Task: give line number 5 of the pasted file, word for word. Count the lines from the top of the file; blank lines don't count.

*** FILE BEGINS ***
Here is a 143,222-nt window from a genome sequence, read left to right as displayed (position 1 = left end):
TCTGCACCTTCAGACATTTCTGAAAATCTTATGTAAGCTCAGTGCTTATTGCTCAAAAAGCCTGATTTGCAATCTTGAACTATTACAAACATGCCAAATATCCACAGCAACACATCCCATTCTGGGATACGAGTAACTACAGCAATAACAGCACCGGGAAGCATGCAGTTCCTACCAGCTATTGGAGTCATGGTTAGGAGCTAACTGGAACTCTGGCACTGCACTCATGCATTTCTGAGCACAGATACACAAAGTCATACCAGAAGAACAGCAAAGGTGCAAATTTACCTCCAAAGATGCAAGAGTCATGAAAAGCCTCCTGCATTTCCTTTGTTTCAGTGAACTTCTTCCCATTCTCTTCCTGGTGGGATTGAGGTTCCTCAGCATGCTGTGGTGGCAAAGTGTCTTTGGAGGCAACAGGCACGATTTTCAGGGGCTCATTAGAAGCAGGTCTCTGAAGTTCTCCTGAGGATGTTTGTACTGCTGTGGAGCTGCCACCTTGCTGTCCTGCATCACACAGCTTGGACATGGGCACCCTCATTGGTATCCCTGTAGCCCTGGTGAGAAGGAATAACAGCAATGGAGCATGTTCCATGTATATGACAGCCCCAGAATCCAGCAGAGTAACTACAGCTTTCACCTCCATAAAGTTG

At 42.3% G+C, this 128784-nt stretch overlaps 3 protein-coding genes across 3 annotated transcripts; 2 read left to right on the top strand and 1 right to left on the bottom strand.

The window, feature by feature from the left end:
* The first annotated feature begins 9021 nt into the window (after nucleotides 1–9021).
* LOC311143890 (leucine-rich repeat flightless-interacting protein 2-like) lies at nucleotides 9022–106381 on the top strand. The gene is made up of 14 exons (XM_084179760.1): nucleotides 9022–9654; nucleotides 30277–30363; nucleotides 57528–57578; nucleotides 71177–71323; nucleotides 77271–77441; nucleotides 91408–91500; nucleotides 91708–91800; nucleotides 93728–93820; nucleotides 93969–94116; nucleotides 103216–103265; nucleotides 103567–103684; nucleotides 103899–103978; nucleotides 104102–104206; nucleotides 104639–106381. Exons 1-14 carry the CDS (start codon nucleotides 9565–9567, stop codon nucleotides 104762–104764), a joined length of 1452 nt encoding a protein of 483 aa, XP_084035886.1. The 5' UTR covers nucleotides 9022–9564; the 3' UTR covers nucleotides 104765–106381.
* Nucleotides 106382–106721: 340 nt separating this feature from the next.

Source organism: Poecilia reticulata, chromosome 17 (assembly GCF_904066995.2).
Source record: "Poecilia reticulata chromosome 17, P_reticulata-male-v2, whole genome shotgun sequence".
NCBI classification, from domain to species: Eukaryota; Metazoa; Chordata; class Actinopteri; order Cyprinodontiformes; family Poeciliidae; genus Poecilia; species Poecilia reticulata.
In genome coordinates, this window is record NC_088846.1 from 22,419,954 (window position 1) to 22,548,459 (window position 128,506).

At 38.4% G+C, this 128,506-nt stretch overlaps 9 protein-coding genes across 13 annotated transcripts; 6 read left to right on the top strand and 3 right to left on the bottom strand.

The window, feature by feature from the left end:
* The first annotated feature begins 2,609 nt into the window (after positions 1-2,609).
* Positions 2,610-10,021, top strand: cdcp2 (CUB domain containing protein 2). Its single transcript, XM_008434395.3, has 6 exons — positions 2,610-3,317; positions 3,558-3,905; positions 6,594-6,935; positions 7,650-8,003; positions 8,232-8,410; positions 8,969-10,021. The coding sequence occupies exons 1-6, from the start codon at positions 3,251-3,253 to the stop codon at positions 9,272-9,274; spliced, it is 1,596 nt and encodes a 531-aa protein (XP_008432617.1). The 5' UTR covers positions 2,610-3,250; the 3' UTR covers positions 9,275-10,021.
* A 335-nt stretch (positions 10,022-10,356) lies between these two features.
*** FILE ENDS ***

* The first annotated feature begins 9021 nt into the window (after nucleotides 1–9021).